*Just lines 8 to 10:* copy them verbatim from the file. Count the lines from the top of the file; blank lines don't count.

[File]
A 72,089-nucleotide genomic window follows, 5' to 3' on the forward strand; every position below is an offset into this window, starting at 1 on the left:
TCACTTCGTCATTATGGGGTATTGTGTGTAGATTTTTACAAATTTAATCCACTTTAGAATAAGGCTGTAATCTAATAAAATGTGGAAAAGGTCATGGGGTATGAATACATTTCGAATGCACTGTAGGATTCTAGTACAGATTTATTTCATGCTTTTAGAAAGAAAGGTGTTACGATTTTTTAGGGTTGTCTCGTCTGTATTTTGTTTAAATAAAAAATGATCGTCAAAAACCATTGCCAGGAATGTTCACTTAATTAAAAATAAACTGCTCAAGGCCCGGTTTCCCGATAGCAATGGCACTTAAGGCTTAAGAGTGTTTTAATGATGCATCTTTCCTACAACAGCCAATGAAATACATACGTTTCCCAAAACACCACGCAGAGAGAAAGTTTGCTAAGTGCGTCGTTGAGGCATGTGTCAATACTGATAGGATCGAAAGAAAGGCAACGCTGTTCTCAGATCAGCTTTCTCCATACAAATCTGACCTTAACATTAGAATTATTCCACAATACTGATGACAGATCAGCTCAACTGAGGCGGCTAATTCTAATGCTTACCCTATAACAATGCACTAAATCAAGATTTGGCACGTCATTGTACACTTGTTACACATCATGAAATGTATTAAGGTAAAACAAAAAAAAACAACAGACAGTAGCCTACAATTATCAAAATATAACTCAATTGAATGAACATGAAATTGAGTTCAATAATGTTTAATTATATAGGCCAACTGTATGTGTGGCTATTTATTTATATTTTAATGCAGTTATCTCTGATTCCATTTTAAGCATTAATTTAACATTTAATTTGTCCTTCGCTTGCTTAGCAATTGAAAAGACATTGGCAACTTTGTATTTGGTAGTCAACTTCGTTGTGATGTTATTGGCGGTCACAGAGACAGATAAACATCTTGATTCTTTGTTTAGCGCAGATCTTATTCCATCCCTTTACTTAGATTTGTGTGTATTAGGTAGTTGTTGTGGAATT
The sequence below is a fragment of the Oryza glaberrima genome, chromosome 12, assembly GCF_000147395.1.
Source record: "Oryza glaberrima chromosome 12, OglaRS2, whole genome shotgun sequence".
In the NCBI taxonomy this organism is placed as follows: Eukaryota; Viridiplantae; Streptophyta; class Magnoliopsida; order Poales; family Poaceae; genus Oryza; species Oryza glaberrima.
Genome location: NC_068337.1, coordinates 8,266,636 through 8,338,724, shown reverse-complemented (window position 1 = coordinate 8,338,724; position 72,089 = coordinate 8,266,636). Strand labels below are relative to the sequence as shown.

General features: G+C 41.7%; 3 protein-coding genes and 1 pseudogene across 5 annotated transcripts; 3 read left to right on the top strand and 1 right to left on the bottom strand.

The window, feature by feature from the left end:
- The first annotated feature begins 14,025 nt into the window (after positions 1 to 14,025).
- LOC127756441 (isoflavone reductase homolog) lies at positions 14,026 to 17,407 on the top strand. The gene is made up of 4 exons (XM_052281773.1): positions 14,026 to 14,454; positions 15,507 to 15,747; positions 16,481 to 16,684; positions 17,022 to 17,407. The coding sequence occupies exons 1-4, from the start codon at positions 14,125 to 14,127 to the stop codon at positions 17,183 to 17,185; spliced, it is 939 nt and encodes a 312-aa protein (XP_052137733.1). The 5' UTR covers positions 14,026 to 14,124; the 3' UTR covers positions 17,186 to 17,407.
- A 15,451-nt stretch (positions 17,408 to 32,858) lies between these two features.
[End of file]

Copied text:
The window, feature by feature from the left end:
- The first annotated feature begins 14,025 nt into the window (after positions 1 to 14,025).
- LOC127756441 (isoflavone reductase homolog) lies at positions 14,026 to 17,407 on the top strand. The gene is made up of 4 exons (XM_052281773.1): positions 14,026 to 14,454; positions 15,507 to 15,747; positions 16,481 to 16,684; positions 17,022 to 17,407. The coding sequence occupies exons 1-4, from the start codon at positions 14,125 to 14,127 to the stop codon at positions 17,183 to 17,185; spliced, it is 939 nt and encodes a 312-aa protein (XP_052137733.1). The 5' UTR covers positions 14,026 to 14,124; the 3' UTR covers positions 17,186 to 17,407.